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Jury Awards $5.85 Million in Fresno State Discrimination Suit

A jury on Monday awarded a former Fresno
State volleyball coach $5.85
million in damages, ruling that the school discriminated against her for
speaking up on behalf of female athletes.

Lindy Vivas, 50, was fired in 2004, two years after coaching
her team to its best season in history. University officials said Vivas was let
go because she did not meet performance goals and ran a program that often
played in empty arenas.

Vivas sued in civil court, saying her contract was not
renewed because she raised her voice to advocate for equal treatment of women
athletes and access to facilities at Fresno
State, a Division I school with a
sprawling central California

The jury award, which took into account Vivas’ back wages,
future lost pay and emotional distress, is likely the largest ever granted to a
coach suing for retaliation under Title IX, a landmark federal law requiring
gender equity in scholastic athletics, said the coach’s lawyer, Dan Siegel.

“Fresno State
wants to be a big-time athletic power, but it has to start acting like one.
That means treating men and women the same,” Siegel said. “This is a
complete vindication of her and who Lindy is as a person, as a coach, and what
she had to live with as a result of their actions.”

University officials said Monday they feared publicity had
influenced the outcome of the trial and that the school planned to appeal the
case “on a variety of grounds.”

“We’re extremely disappointed that the jury did not see
that the university’s actions in this matter were based solely on Ms. Vivas’
job performance and her unwillingness to improve the volleyball program,”
said a statement issued by Fresno State’s
communications office. “The university believes this decision is

Others celebrated the ruling with cheers and hollers Monday,
calling the decision a victory for all female coaches and their players.

“The jury saw exactly what was happening,” Vivas
said. “They were targeting me, but what keeps getting lost in all this was
there were 14 student athletes who were caught in the crossfire.”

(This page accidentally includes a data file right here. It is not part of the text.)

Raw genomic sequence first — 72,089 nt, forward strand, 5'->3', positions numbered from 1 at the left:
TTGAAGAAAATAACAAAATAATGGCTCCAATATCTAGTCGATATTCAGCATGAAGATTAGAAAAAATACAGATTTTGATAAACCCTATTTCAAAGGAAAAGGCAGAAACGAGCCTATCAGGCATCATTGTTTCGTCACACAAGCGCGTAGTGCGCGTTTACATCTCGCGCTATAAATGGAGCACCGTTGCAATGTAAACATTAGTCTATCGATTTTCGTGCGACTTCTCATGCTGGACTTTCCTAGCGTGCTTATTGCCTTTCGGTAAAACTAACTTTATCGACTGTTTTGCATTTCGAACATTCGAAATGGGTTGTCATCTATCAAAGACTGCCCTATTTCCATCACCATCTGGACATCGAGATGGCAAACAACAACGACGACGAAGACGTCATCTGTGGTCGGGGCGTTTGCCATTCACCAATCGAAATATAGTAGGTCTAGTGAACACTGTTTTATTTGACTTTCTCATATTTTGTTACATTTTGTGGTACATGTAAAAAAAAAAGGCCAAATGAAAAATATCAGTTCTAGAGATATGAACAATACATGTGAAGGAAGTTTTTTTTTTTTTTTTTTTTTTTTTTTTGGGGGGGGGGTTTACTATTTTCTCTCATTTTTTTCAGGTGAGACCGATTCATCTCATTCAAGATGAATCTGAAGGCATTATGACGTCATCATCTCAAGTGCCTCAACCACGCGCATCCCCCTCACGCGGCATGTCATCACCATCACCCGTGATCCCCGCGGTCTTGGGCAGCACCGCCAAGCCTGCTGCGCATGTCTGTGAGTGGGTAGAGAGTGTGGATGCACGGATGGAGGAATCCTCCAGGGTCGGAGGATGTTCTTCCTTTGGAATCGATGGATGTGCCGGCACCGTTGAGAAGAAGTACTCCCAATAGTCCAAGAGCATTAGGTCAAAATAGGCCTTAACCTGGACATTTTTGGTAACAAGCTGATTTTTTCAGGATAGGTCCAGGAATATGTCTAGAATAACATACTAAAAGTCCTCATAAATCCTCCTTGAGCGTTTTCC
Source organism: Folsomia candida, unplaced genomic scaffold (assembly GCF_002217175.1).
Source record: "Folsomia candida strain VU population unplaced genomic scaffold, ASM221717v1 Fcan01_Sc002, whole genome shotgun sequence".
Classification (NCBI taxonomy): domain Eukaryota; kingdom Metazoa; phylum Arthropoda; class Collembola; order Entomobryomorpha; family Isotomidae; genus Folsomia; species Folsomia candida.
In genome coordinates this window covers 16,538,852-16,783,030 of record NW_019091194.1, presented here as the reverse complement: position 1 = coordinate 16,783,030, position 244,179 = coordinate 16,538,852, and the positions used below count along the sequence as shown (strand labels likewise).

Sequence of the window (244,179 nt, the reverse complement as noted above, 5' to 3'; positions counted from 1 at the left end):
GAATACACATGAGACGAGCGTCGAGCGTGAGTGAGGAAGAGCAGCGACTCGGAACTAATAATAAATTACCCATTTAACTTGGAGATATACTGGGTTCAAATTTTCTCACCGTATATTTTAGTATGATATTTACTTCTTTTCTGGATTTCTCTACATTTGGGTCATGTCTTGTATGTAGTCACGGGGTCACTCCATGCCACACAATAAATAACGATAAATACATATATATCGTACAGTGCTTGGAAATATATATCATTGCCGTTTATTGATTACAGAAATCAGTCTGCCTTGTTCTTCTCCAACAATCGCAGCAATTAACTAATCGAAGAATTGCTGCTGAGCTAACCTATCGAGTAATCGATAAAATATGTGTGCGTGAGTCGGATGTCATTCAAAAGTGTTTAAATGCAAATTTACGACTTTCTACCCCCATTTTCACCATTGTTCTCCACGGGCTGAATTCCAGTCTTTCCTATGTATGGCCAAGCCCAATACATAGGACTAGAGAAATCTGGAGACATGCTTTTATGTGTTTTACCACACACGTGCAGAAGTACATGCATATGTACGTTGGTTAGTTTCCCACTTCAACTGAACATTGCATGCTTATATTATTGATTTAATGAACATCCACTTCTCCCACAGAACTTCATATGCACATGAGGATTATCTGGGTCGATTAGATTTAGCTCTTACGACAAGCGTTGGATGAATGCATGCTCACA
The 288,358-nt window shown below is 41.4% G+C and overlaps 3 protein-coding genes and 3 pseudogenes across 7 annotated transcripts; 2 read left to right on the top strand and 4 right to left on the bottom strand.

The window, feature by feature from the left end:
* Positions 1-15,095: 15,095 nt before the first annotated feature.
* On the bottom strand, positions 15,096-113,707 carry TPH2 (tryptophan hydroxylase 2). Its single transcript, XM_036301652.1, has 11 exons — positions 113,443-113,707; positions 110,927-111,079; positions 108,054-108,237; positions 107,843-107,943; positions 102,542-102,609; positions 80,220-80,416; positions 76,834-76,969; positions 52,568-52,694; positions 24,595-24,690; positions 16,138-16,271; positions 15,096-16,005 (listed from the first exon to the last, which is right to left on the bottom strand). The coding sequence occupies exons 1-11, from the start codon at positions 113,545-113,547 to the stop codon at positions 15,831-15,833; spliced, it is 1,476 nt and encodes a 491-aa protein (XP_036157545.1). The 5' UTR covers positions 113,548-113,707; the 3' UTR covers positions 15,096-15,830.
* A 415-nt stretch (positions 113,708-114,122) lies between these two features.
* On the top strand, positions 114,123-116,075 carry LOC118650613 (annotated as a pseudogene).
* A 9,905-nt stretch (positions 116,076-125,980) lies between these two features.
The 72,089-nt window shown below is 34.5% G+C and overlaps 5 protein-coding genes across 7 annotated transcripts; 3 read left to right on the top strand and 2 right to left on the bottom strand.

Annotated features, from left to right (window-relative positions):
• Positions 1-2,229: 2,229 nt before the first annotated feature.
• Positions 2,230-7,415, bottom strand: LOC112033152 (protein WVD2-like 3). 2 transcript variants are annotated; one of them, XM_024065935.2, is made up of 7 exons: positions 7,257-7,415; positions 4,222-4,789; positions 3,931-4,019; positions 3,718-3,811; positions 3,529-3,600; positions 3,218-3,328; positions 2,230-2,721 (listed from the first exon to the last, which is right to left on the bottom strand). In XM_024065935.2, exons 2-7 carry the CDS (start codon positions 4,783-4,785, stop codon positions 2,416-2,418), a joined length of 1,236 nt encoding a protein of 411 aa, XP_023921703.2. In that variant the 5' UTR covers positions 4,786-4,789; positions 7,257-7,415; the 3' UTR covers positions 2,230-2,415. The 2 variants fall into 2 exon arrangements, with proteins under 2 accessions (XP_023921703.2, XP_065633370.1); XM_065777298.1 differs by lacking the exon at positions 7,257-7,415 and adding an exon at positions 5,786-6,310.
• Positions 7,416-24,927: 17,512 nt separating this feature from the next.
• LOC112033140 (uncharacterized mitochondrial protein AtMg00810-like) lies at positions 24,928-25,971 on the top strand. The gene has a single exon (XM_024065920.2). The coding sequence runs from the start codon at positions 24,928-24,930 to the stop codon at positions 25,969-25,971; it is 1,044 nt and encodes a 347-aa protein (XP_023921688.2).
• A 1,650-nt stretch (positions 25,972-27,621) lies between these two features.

Thirty-five years after Congress passed Title IX, the
percentage of women’s teams coached by women is at its lowest point ever, and
the average salaries for coaches of women’s teams still trail those of coaches
for men’s teams, according to an Associated Press review of statistics provided
by the NCAA and other groups.

“Everyone has been watching for this verdict because it
explains to everyone that we weren’t crazy, that it was real,” said Fresno
State softball coach Margie Wright.
“It’s awesome.”

Wright, a member of the International Women’s Sports Hall of
Fame, has filed a complaint accusing the school of retaliating against her for
supporting gender equity with the Department of Education’s Office for Civil
Rights, charged with monitoring whether schools are obeying the law.

Two other female ex-employees of the athletics department
have also sued the school, raising claims similar to Vivas’. Those cases are
still pending in Fresno County Superior Court.

The fact that those kinds of concerns are still surfacing
years after the federal government forced the university to implement a gender
equity plan for its sports program is troubling, said Neena Chaudry, an
attorney with the Washington-based National Women’s Law

By 2001, when the U.S. Department of Education declared the
university had complied with the law, athletics department staff meetings would
frequently turn into vicious, all-out battles between the sexes, former
employees testified.

Vivas said the more she told her male supervisors that her
team needed adequate equipment and practice space, the more they turned against
her, culminating in the celebration of “Ugly Women Athlete’s Day.”

That afternoon in April 2000, she walked into a department office
to find three male administrators sipping drinks under a banner featuring crude
cutouts of womanly figures with male heads, Vivas said.

University officials agreed that the atmosphere inside the
department was tense during those years, but said Vivas lost her job because
she couldn’t attract enough fans to games, failed to schedule enough matches
with top-25 opponents and won too few postseason matches.

Advocates for women in sports said Vivas’ case was
emblematic of a system that has helped female athletes but failed female
“Ultimately, though, it’s not a good thing for
teams to lose their coaches,” Chaudry said. “The hope is this
empowers other coaches to speak out for gender equity and civil rights.”

– Associated Press

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